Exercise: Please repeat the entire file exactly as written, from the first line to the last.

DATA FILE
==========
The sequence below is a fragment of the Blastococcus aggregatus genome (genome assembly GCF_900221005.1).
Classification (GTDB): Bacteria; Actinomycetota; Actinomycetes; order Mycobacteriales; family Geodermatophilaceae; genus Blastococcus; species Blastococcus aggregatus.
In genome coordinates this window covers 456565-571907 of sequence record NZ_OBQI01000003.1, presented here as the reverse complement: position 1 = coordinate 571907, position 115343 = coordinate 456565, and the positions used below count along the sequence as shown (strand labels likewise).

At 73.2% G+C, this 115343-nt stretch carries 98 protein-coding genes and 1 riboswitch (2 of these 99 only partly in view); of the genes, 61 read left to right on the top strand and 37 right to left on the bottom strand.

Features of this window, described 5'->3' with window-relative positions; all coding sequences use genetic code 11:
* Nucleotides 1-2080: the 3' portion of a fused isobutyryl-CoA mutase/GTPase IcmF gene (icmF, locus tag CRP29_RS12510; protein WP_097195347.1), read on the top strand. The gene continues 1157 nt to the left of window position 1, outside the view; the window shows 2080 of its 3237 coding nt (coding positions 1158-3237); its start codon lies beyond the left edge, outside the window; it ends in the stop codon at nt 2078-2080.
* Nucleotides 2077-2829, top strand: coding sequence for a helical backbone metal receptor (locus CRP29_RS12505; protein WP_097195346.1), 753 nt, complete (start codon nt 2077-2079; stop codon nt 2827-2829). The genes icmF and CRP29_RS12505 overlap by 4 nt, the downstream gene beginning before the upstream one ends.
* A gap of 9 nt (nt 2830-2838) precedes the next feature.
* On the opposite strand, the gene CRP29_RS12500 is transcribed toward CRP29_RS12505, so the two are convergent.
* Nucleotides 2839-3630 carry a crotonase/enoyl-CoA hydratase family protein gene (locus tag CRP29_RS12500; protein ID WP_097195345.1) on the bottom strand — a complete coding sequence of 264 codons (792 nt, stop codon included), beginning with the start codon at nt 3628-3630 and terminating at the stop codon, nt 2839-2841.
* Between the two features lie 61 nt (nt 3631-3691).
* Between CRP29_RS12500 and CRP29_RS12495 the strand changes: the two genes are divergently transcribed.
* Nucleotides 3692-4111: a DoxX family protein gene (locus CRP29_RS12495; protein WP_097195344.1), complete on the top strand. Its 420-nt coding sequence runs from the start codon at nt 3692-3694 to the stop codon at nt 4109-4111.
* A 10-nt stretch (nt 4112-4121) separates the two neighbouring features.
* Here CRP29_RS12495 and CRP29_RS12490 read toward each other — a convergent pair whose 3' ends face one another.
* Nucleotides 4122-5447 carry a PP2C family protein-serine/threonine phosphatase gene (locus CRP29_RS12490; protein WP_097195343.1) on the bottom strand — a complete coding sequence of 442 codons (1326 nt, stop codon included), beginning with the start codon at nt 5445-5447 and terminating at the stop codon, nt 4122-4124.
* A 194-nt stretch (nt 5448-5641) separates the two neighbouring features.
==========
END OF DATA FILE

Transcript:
The sequence below is a fragment of the Blastococcus aggregatus genome (genome assembly GCF_900221005.1).
Classification (GTDB): Bacteria; Actinomycetota; Actinomycetes; order Mycobacteriales; family Geodermatophilaceae; genus Blastococcus; species Blastococcus aggregatus.
In genome coordinates this window covers 456565-571907 of sequence record NZ_OBQI01000003.1, presented here as the reverse complement: position 1 = coordinate 571907, position 115343 = coordinate 456565, and the positions used below count along the sequence as shown (strand labels likewise).

At 73.2% G+C, this 115343-nt stretch carries 98 protein-coding genes and 1 riboswitch (2 of these 99 only partly in view); of the genes, 61 read left to right on the top strand and 37 right to left on the bottom strand.

Features of this window, described 5'->3' with window-relative positions; all coding sequences use genetic code 11:
* Nucleotides 1-2080: the 3' portion of a fused isobutyryl-CoA mutase/GTPase IcmF gene (icmF, locus tag CRP29_RS12510; protein WP_097195347.1), read on the top strand. The gene continues 1157 nt to the left of window position 1, outside the view; the window shows 2080 of its 3237 coding nt (coding positions 1158-3237); its start codon lies beyond the left edge, outside the window; it ends in the stop codon at nt 2078-2080.
* Nucleotides 2077-2829, top strand: coding sequence for a helical backbone metal receptor (locus CRP29_RS12505; protein WP_097195346.1), 753 nt, complete (start codon nt 2077-2079; stop codon nt 2827-2829). The genes icmF and CRP29_RS12505 overlap by 4 nt, the downstream gene beginning before the upstream one ends.
* A gap of 9 nt (nt 2830-2838) precedes the next feature.
* On the opposite strand, the gene CRP29_RS12500 is transcribed toward CRP29_RS12505, so the two are convergent.
* Nucleotides 2839-3630 carry a crotonase/enoyl-CoA hydratase family protein gene (locus tag CRP29_RS12500; protein ID WP_097195345.1) on the bottom strand — a complete coding sequence of 264 codons (792 nt, stop codon included), beginning with the start codon at nt 3628-3630 and terminating at the stop codon, nt 2839-2841.
* Between the two features lie 61 nt (nt 3631-3691).
* Between CRP29_RS12500 and CRP29_RS12495 the strand changes: the two genes are divergently transcribed.
* Nucleotides 3692-4111: a DoxX family protein gene (locus CRP29_RS12495; protein WP_097195344.1), complete on the top strand. Its 420-nt coding sequence runs from the start codon at nt 3692-3694 to the stop codon at nt 4109-4111.
* A 10-nt stretch (nt 4112-4121) separates the two neighbouring features.
* Here CRP29_RS12495 and CRP29_RS12490 read toward each other — a convergent pair whose 3' ends face one another.
* Nucleotides 4122-5447 carry a PP2C family protein-serine/threonine phosphatase gene (locus CRP29_RS12490; protein WP_097195343.1) on the bottom strand — a complete coding sequence of 442 codons (1326 nt, stop codon included), beginning with the start codon at nt 5445-5447 and terminating at the stop codon, nt 4122-4124.
* A 194-nt stretch (nt 5448-5641) separates the two neighbouring features.